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review 2017-01-09 21:36
Books of 1916: Part Three
Light and Darkness - Soseki Natsume
Kusamakura and Kokoro by Soseki NATSUME (Japanese Edition) - kisaragishogo
Grass on the Wayside (Michikusa) - Soseki Natsume,Translated and with an Introduction by Edwin McClellan
The Magic Mountain - Thomas Mann,John E. Woods
A Portrait of the Artist as a Young Man - Seamus Deane,James Joyce
Stephen Hero - James Joyce
Ulysses - James Joyce
Exiles - James Joyce

Books of 1916: Part Three: Natsume Soseki and James Joyce


Light and Darkness by Natsume Soseki


This unfinished novel, which was serialized in a newspaper, was Natsume Soseki’s last work, as he died of an ulcer in 1916. As the story begins, the main character Tsuda is going to have an operation on his intestines that sounds incredibly unsound and unclean. Think of the horrible and bizarre medical care we get today and then imagine it 100 times worse! So I was really worried about what was going to happen to Tsuda and felt that he was putting his head in the sand by worrying about his money troubles and his relationship with his wife, etc. But it turned out that the book really was about those things. Tsuda’s illness and operation ended up seeming more metaphorical than an important plot point.


I’m sorry to say that I really struggled to get from one end of this book to the other. I adored Natsume Soseki’s other books Kokoro and Grass on the Wayside. They were so lovely and brilliant. But he didn’t get a chance to edit this book and get it into shape, plus it sounds like he was sick and worried the whole time he was writing it. The afterword said that some critics consider this novel a “postmodern masterpiece” precisely because it is unfinished. But it wasn’t the lack of ending that did me in, it was the whole middle of the book, which dragged and was hard for me to focus on. I liked hearing from the point of view of Tsuda’s wife, O-Nobu, except that it went on and on without resolution. I also liked seeing all the period details of Japanese life, especially now that I’ve actually been to Japan.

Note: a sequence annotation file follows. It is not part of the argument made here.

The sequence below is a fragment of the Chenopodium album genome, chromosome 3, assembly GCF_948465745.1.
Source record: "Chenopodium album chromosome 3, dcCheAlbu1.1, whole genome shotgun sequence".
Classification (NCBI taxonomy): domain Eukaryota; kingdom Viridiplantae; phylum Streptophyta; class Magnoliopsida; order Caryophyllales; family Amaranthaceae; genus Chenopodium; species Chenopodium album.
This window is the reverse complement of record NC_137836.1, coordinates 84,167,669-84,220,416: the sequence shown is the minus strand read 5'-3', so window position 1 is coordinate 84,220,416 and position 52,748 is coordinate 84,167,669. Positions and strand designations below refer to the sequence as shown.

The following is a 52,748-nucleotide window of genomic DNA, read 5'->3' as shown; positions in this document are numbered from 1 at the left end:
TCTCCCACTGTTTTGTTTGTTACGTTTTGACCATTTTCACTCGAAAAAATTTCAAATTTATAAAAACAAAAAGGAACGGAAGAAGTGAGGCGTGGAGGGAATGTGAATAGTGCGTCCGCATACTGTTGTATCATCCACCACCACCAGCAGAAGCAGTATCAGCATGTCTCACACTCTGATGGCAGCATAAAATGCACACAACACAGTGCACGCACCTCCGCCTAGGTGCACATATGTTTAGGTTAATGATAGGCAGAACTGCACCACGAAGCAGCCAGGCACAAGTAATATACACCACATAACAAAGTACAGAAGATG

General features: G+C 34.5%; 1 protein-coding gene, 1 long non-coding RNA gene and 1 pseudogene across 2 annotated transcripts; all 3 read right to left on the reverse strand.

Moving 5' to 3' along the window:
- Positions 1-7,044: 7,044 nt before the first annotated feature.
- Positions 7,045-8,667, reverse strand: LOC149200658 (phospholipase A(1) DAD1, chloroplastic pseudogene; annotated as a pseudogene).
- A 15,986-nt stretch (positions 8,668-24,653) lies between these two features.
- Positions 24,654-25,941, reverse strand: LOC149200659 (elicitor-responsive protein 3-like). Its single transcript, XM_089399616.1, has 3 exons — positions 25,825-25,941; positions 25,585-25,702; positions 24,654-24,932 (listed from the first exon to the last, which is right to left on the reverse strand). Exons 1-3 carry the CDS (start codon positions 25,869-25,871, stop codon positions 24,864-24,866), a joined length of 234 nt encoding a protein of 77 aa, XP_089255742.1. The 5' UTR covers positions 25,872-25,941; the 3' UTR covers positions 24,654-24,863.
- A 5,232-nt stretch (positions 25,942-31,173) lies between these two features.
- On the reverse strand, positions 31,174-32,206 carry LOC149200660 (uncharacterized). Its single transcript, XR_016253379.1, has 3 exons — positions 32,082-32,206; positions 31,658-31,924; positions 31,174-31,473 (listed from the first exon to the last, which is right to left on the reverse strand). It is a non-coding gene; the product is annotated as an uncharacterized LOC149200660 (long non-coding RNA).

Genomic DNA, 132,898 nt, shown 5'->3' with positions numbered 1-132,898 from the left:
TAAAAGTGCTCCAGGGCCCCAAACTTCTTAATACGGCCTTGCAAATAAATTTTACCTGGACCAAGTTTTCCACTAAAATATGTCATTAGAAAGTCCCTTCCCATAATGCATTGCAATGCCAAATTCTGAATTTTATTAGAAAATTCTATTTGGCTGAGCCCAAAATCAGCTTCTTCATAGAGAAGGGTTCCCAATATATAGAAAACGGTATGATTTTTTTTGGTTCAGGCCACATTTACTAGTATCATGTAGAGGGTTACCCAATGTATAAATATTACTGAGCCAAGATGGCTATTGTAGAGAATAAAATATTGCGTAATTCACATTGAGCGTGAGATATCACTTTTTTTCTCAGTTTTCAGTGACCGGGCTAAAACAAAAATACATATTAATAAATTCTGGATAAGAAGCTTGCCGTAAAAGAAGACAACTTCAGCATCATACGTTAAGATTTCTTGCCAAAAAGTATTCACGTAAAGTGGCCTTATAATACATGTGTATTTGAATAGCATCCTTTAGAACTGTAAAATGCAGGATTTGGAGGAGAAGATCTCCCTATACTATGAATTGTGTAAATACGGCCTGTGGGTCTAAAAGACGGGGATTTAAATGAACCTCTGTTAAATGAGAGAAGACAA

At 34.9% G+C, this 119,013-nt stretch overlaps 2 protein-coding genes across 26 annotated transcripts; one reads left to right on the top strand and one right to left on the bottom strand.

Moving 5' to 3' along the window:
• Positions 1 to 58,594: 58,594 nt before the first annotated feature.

Tsuda was a little bit like the main character in Grass on the Wayside in that he didn’t have very good social skills and tended to say things that made people feel bad without meaning to. The story really picked up at the end, when we finally learn Tsuda’s secret, that he has never gotten over the woman he used to love, and he goes to see her in a sanatorium, sort of like the one in The Magic Mountain except Japanese of course. His pretext is that he’s recovering from the surgery and he wants to take the waters, but naturally I was wondering if his pretext would turn out to be the truth and he would never leave. This was the section that I enjoyed the most but of course it came to an abrupt end.


Portrait of the Artist as a Young Man by James Joyce


When I think of James Joyce, I always think of three people in my life who felt very strongly about him. First was my mother, who was a big James Joyce fan and talked to me a lot about him. Second, a boyfriend I had who was also a big Joyce fan, and we used to read bits of Stephen Hero and Ulysses out loud to each other. Third, my wife Aine, who had been forced to read some Joyce in secondary school in County Clare and absolutely hated him, and all other Irish writers she read in school (except Oscar Wilde.) She said they were all pretentious wankers. Early on, I had to work hard to convince her that James Joyce was not a Protestant, as she had lumped him together in her mind with Synge, Yeats, Shaw etc. In fact, just now when I read her this paragraph to see if she endorsed my characterization of her views, I had to persuade her once again that Joyce was not Anglo-Irish.